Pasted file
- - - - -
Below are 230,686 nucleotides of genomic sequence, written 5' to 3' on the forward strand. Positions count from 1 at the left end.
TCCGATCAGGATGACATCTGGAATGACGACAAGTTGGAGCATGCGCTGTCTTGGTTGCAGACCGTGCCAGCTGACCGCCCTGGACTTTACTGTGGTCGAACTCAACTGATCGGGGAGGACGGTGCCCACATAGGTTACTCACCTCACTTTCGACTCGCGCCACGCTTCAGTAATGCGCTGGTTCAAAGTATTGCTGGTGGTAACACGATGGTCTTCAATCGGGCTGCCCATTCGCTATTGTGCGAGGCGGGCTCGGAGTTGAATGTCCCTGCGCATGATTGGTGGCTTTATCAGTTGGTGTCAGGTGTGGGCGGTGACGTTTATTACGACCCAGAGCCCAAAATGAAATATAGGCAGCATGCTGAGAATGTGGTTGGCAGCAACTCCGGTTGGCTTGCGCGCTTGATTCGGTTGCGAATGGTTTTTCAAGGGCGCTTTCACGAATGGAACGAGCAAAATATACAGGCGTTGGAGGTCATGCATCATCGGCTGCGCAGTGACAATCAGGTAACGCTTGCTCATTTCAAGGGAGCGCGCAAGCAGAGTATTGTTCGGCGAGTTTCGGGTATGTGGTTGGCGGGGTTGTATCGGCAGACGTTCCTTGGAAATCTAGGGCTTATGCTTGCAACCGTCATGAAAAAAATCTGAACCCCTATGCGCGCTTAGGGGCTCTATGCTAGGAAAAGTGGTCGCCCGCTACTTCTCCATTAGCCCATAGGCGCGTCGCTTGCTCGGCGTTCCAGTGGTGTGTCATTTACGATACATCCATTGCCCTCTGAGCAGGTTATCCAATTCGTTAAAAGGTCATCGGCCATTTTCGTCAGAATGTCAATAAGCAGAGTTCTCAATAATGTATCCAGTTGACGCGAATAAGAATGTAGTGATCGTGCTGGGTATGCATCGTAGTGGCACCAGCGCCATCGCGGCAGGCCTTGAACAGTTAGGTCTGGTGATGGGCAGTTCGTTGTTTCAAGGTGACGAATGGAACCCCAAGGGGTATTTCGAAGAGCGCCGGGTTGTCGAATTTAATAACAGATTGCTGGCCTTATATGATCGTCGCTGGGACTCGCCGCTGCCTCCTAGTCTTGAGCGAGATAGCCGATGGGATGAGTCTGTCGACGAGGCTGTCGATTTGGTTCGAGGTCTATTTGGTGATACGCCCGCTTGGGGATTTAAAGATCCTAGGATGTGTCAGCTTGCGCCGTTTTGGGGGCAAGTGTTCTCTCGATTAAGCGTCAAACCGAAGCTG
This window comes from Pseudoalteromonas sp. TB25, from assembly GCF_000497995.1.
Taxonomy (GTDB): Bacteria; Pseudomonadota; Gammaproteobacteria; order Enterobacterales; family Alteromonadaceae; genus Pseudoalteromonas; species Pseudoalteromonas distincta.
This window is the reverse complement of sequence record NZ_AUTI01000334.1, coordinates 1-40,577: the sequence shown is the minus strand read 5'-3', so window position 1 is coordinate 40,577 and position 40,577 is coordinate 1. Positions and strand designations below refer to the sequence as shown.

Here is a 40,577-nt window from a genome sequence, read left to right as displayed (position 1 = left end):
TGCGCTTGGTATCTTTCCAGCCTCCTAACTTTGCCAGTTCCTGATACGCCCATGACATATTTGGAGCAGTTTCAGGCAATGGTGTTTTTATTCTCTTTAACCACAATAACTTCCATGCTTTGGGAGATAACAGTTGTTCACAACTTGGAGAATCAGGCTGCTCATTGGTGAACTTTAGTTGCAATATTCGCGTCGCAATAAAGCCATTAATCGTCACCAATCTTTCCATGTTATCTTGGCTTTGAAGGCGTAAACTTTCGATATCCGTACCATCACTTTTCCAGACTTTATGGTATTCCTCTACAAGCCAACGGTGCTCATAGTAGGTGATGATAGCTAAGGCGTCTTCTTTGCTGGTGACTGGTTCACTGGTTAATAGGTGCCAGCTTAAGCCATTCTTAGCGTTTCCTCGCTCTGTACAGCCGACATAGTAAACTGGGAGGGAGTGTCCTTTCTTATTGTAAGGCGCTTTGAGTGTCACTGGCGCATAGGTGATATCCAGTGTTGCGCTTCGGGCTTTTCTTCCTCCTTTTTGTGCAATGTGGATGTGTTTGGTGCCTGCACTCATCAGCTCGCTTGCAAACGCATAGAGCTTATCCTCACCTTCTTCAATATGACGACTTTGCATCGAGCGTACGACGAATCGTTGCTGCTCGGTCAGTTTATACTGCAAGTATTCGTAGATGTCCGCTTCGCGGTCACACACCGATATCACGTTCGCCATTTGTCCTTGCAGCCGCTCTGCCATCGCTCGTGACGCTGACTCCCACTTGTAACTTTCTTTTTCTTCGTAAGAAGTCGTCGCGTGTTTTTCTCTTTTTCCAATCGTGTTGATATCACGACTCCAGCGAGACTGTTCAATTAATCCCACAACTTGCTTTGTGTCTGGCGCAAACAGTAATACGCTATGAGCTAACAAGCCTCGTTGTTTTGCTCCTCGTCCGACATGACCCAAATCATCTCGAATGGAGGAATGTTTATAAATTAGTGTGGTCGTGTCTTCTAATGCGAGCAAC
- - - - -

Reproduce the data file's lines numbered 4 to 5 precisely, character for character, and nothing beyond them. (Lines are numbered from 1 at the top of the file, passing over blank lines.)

Taxonomy (GTDB): Bacteria; Pseudomonadota; Gammaproteobacteria; order Enterobacterales; family Alteromonadaceae; genus Pseudoalteromonas; species Pseudoalteromonas distincta.
This window is the reverse complement of sequence record NZ_AUTI01000334.1, coordinates 1-40,577: the sequence shown is the minus strand read 5'-3', so window position 1 is coordinate 40,577 and position 40,577 is coordinate 1. Positions and strand designations below refer to the sequence as shown.